Footprints in the Sand

Editor’s Note: The following article is an excerpt from my manuscript detailing my own abuse. Please see “My Story of Abuse” under the category link.


I got up out of my lounger and raced to the surf in time to see Broch and Elaine being tossed around wildly by the waves. I was yelling at them, but they couldn’t hear me over the crashing waves. I heard Broch yelling for help. I was panic-stricken as I started out into the water to try and help them. They were going farther and farther out to sea. I told Joshua to run to the pier and tell them we needed help. He begged me to stay out of the water. He made it to the pier and back in record time and looked white as a sheet.

Elaine was just a dot now out in the ocean, and Broch had drifted up near a pier. I wasn’t worried so much about him because his head remained about the water; even though he stopped being tossed around. I told Joshua I had to try and help Elaine and dove into the ocean. I was turned every which way but loose. My two-piece bathing suit was coming off and as I stood up I thought I’d be looking out to sea, but I wasn’t, I was looking at Joshua back in the surf. He screamed repeatedly, “Mom, please Mom come out of the water.” He was very upset and I turned around and looked for Elaine.
About that time, the ambulance and a bunch of people had shown up. Some were just being nosy to see what was going on and others were there to help. A woman had grabbed ahold of Joshua and was trying to comfort him. I turned and looked and here came Elaine in on a surf board. Surfers had picked her up and brought her back in. I ran to her as did the paramedics and she was so shaken, but wanted to know about Broch. I insisted the paramedics check her out. I turned again, and here come the stupids wih Broch laying face down across their board. I starting screaming, “Turn him over he’ll drown!” I yelled it a few times and finally one of them turned him over. At that second, I knew he was dead. The paramedics immediately began CPR and rolling him from side to side. I saw his left eye full of sand and thought how he’d freak out if he knew it. He was always very touchy about his eyes. I got down at his feet as they continued chest compressions and blowing in his mouth. I kept screaming at Broch, “You can’t die now! You can’t die now!”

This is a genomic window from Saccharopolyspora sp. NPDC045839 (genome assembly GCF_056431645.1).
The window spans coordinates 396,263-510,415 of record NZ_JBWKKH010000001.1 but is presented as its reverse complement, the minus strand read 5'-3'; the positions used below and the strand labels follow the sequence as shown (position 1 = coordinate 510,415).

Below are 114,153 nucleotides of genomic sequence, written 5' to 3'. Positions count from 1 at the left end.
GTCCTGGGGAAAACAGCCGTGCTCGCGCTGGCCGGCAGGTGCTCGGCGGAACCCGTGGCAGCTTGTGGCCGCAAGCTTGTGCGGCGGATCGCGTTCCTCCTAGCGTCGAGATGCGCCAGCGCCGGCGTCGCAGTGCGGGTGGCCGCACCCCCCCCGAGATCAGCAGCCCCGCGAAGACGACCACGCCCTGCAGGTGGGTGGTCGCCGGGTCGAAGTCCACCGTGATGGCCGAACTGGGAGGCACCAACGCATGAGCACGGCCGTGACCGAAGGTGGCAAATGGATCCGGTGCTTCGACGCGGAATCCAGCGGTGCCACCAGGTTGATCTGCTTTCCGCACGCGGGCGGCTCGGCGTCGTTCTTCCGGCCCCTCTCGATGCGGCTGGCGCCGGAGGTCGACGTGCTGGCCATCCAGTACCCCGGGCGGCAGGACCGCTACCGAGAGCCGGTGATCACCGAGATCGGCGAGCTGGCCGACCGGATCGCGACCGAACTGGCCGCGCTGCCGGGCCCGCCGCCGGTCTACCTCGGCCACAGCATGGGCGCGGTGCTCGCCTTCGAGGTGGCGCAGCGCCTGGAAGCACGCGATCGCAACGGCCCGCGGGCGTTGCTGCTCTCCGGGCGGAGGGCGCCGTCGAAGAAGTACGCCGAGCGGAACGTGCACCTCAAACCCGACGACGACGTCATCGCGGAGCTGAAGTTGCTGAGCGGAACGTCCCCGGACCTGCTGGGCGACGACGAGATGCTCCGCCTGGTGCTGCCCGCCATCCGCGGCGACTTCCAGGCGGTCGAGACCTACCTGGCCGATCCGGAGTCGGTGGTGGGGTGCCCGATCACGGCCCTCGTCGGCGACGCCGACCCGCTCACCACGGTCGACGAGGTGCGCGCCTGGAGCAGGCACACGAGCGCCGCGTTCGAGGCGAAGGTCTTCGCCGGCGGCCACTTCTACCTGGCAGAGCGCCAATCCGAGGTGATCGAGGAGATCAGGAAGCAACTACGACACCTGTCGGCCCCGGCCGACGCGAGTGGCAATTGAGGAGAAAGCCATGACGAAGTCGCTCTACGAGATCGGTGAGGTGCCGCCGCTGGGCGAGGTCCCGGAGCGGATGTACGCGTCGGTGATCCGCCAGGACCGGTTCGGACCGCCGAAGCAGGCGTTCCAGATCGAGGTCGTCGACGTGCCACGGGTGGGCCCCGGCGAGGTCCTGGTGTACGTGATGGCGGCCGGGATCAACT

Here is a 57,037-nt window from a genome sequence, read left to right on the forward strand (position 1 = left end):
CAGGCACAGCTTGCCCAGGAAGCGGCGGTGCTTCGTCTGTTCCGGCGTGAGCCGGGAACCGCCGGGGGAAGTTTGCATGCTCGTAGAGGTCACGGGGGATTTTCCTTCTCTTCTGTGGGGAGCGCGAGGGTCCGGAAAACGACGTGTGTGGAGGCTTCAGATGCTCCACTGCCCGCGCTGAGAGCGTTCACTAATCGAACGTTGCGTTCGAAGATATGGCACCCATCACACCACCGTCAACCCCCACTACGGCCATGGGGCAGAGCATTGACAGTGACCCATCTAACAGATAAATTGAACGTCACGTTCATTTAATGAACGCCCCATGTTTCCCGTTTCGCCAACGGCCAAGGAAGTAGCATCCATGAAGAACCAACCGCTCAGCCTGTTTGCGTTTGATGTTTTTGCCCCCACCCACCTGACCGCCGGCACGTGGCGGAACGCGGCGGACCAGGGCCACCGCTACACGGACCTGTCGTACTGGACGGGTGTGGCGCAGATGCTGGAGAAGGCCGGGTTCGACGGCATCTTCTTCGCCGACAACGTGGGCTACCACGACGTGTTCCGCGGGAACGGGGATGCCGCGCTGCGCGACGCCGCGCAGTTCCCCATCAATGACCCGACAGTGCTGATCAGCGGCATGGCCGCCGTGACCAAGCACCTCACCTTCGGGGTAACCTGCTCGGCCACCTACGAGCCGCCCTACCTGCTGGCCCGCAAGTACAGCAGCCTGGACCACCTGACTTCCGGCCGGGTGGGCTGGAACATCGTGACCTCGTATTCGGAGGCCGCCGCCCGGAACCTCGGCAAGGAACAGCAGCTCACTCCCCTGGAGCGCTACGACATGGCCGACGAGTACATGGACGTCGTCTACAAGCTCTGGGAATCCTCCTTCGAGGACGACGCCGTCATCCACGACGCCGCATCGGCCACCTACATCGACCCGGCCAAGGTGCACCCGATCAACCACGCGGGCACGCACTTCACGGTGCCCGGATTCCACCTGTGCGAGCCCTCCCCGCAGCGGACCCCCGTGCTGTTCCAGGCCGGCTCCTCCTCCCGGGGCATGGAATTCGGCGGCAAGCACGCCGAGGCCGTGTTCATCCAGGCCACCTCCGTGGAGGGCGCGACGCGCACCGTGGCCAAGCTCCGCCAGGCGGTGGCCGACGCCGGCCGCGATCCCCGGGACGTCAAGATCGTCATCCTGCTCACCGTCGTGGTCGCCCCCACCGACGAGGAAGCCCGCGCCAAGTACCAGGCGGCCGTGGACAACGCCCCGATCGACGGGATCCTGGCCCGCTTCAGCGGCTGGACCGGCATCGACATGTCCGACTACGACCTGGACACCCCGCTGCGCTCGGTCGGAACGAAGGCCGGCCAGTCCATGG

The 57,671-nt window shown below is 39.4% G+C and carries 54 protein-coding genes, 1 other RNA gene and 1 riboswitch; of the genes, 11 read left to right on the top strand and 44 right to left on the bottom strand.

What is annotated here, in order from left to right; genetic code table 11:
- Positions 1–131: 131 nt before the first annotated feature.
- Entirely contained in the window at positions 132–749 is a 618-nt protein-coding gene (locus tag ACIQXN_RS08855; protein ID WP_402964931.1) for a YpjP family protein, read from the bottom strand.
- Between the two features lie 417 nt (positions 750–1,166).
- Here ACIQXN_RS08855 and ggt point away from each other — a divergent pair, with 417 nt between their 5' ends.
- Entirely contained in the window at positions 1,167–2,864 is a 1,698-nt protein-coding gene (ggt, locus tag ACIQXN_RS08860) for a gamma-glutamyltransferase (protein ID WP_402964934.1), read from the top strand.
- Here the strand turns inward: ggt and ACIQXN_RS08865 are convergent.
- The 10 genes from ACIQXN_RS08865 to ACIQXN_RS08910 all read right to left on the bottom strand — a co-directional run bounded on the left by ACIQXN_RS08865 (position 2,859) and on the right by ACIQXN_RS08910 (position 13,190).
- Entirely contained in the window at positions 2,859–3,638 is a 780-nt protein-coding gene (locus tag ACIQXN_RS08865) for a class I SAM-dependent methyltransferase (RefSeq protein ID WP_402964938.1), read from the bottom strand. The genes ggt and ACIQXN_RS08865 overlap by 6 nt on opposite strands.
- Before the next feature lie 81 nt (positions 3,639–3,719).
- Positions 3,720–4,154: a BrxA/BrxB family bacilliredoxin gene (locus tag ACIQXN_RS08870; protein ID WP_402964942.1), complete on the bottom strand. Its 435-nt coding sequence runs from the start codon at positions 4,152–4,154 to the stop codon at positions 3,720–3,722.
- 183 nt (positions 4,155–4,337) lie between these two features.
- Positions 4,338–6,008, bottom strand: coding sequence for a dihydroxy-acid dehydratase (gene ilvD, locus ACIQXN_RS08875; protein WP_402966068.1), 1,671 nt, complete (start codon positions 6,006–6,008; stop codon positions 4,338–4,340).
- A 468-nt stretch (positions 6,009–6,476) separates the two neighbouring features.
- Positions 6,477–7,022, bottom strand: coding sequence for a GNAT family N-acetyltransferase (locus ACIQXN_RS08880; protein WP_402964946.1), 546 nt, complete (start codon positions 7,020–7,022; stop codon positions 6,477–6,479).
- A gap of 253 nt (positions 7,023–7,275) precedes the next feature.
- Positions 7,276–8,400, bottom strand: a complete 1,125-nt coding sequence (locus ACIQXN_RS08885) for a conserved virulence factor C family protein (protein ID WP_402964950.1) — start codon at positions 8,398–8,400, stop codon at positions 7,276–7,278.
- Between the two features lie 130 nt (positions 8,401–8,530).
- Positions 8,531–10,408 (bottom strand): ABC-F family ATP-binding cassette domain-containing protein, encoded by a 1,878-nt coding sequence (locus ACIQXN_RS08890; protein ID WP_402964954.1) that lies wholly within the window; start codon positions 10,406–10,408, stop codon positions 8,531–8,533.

The paramedics thought they heard a heart-beat and was trying to load him into the ambulance to take him to the tiny clinic he had taken me to when we first arrived. One of them said to me, “Go get your car and follow us.” I raced back to the cottage and got the car and brought it down to the ambulance. I got Elaine and Joshua in the car, and once again they began compressions on him. I could see his feet hanging out the back of the ambulance and every time they did a compression his feet would go up in the air. I knew it was really bad. I was praying like I had never prayed before, “Sweet Jesus, I know you are going to restore him. I know you will.”
The ambulance finally took off and went 90 miles an hour down a highway and I was right behind them. We finally got to the clinic and someone ushered us to a doctor’s office and told us to have a seat.
It seemed like an eternity and the kids kept asking me if I thought he would be okay. I had to be honest, because I didn’t think he would be okay. I told them, “I don’t know.” Finally a doctor walked out and looked at me and I knew he was dead. He said, “I’m sorry, he didn’t make it. Is there someone you want us to call; do you want to go back with him?” What to do? What to do? The only thing that came to mind was when my father passed I was there with him and he looked so peaceful and it gave me peace. So, I said, “Yes, please take us back.” Never realizing how much time had passed and he’d suffocated by drowning. He looked like a monster with his black,blue and purple face. There was all kinds of mucus in his mouth that was held wide open. It freaked me out to see him this way. We walked in and the kids started screaming and crying. Joshua wanted to leave immediately. I wanted to try and get his wedding band off–I didn’t want someone taking it. I couldn’t get it off his finger and had a nurse do it.
I got the kids out of there and knew I had to use the clinic’s phone and call the families. Both were hysterical and said to call back–they’d get us home. I took the kids, put them in the car and drove the twenty miles back to our cottage, Gull Haven. In an hour and a half, Broch’s cousins showed up to drive us back home.

© 2016